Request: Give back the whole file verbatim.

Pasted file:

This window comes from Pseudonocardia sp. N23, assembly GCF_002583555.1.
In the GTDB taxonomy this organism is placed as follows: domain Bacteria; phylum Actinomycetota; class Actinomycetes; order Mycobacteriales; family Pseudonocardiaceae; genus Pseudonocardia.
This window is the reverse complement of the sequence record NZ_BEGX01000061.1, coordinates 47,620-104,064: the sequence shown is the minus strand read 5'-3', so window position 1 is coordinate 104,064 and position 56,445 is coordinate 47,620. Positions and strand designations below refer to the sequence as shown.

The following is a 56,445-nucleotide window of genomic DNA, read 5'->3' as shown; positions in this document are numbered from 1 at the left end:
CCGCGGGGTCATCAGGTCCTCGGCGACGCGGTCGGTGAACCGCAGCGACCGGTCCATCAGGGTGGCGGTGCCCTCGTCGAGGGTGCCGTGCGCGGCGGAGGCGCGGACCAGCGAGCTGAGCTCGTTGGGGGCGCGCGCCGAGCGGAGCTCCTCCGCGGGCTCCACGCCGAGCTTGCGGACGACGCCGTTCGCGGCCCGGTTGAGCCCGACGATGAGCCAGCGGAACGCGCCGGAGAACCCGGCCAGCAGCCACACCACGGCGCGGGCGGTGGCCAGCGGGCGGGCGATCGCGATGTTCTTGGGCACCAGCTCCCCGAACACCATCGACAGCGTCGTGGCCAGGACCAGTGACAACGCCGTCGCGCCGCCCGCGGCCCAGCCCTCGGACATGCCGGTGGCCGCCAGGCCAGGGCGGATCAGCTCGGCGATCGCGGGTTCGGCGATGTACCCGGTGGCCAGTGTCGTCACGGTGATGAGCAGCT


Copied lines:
This window comes from Pseudonocardia sp. N23, assembly GCF_002583555.1.
In the GTDB taxonomy this organism is placed as follows: domain Bacteria; phylum Actinomycetota; class Actinomycetes; order Mycobacteriales; family Pseudonocardiaceae; genus Pseudonocardia.
This window is the reverse complement of the sequence record NZ_BEGX01000061.1, coordinates 47,620-104,064: the sequence shown is the minus strand read 5'-3', so window position 1 is coordinate 104,064 and position 56,445 is coordinate 47,620. Positions and strand designations below refer to the sequence as shown.

The following is a 56,445-nucleotide window of genomic DNA, read 5'->3' as shown; positions in this document are numbered from 1 at the left end:
CCGCGGGGTCATCAGGTCCTCGGCGACGCGGTCGGTGAACCGCAGCGACCGGTCCATCAGGGTGGCGGTGCCCTCGTCGAGGGTGCCGTGCGCGGCGGAGGCGCGGACCAGCGAGCTGAGCTCGTTGGGGGCGCGCGCCGAGCGGAGCTCCTCCGCGGGCTCCACGCCGAGCTTGCGGACGACGCCGTTCGCGGCCCGGTTGAGCCCGACGATGAGCCAGCGGAACGCGCCGGAGAACCCGGCCAGCAGCCACACCACGGCGCGGGCGGTGGCCAGCGGGCGGGCGATCGCGATGTTCTTGGGCACCAGCTCCCCGAACACCATCGACAGCGTCGTGGCCAGGACCAGTGACAACGCCGTCGCGCCGCCCGCGGCCCAGCCCTCGGACATGCCGGTGGCCGCCAGGCCAGGGCGGATCAGCTCGGCGATCGCGGGTTCGGCGATGTACCCGGTGGCCAGTGTCGTCACGGTGATGAGCAGCT